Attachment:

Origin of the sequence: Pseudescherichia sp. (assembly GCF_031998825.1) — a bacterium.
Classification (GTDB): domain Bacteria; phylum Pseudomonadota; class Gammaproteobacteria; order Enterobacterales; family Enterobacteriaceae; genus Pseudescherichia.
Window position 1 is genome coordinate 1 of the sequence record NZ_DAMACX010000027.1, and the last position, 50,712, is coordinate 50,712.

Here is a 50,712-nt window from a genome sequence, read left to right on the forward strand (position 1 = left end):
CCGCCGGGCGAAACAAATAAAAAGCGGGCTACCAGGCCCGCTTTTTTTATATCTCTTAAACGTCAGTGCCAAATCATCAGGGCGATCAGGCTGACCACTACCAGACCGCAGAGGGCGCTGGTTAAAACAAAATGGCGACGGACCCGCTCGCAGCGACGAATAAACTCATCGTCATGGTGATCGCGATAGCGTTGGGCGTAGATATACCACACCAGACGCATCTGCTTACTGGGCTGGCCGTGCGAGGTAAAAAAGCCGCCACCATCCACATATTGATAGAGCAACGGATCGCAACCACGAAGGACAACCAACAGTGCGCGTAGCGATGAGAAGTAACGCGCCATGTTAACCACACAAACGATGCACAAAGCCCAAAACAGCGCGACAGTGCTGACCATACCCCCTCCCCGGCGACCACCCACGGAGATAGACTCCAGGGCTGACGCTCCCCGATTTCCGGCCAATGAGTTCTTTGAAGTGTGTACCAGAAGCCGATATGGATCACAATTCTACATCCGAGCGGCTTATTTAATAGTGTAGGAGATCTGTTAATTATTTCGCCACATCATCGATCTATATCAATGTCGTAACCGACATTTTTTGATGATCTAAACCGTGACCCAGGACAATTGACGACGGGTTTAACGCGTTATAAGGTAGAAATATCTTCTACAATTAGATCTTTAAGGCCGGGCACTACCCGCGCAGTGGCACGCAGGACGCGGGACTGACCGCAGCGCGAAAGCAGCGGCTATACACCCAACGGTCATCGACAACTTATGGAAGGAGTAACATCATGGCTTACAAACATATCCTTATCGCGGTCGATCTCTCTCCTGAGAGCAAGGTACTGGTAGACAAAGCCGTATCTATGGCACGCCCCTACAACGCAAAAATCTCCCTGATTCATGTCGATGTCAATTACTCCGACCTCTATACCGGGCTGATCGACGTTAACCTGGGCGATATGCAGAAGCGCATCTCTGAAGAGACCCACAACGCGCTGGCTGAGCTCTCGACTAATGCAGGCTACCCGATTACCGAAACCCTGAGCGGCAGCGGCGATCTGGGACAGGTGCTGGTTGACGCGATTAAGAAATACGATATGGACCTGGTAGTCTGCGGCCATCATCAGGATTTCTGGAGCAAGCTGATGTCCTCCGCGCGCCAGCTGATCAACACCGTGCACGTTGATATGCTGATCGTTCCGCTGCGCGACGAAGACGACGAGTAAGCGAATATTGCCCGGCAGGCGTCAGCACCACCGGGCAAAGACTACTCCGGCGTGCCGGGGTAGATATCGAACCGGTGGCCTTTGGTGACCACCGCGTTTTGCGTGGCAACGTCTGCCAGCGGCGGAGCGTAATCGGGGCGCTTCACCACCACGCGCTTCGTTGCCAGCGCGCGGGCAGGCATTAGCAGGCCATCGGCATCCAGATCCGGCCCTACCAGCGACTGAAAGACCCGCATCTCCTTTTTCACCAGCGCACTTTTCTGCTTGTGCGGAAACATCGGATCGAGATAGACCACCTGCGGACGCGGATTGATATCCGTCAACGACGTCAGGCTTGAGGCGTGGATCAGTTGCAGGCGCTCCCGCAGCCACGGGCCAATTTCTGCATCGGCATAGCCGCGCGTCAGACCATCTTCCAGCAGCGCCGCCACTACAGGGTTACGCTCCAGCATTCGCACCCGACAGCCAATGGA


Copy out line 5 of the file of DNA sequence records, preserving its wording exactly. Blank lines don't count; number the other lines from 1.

CCGCCGGGCGAAACAAATAAAAAGCGGGCTACCAGGCCCGCTTTTTTTATATCTCTTAAACGTCAGTGCCAAATCATCAGGGCGATCAGGCTGACCACTACCAGACCGCAGAGGGCGCTGGTTAAAACAAAATGGCGACGGACCCGCTCGCAGCGACGAATAAACTCATCGTCATGGTGATCGCGATAGCGTTGGGCGTAGATATACCACACCAGACGCATCTGCTTACTGGGCTGGCCGTGCGAGGTAAAAAAGCCGCCACCATCCACATATTGATAGAGCAACGGATCGCAACCACGAAGGACAACCAACAGTGCGCGTAGCGATGAGAAGTAACGCGCCATGTTAACCACACAAACGATGCACAAAGCCCAAAACAGCGCGACAGTGCTGACCATACCCCCTCCCCGGCGACCACCCACGGAGATAGACTCCAGGGCTGACGCTCCCCGATTTCCGGCCAATGAGTTCTTTGAAGTGTGTACCAGAAGCCGATATGGATCACAATTCTACATCCGAGCGGCTTATTTAATAGTGTAGGAGATCTGTTAATTATTTCGCCACATCATCGATCTATATCAATGTCGTAACCGACATTTTTTGATGATCTAAACCGTGACCCAGGACAATTGACGACGGGTTTAACGCGTTATAAGGTAGAAATATCTTCTACAATTAGATCTTTAAGGCCGGGCACTACCCGCGCAGTGGCACGCAGGACGCGGGACTGACCGCAGCGCGAAAGCAGCGGCTATACACCCAACGGTCATCGACAACTTATGGAAGGAGTAACATCATGGCTTACAAACATATCCTTATCGCGGTCGATCTCTCTCCTGAGAGCAAGGTACTGGTAGACAAAGCCGTATCTATGGCACGCCCCTACAACGCAAAAATCTCCCTGATTCATGTCGATGTCAATTACTCCGACCTCTATACCGGGCTGATCGACGTTAACCTGGGCGATATGCAGAAGCGCATCTCTGAAGAGACCCACAACGCGCTGGCTGAGCTCTCGACTAATGCAGGCTACCCGATTACCGAAACCCTGAGCGGCAGCGGCGATCTGGGACAGGTGCTGGTTGACGCGATTAAGAAATACGATATGGACCTGGTAGTCTGCGGCCATCATCAGGATTTCTGGAGCAAGCTGATGTCCTCCGCGCGCCAGCTGATCAACACCGTGCACGTTGATATGCTGATCGTTCCGCTGCGCGACGAAGACGACGAGTAAGCGAATATTGCCCGGCAGGCGTCAGCACCACCGGGCAAAGACTACTCCGGCGTGCCGGGGTAGATATCGAACCGGTGGCCTTTGGTGACCACCGCGTTTTGCGTGGCAACGTCTGCCAGCGGCGGAGCGTAATCGGGGCGCTTCACCACCACGCGCTTCGTTGCCAGCGCGCGGGCAGGCATTAGCAGGCCATCGGCATCCAGATCCGGCCCTACCAGCGACTGAAAGACCCGCATCTCCTTTTTCACCAGCGCACTTTTCTGCTTGTGCGGAAACATCGGATCGAGATAGACCACCTGCGGACGCGGATTGATATCCGTCAACGACGTCAGGCTTGAGGCGTGGATCAGTTGCAGGCGCTCCCGCAGCCACGGGCCAATTTCTGCATCGGCATAGCCGCGCGTCAGACCATCTTCCAGCAGCGCCGCCACTACAGGGTTACGCTCCAGCATTCGCACCCGACAGCCAATGGA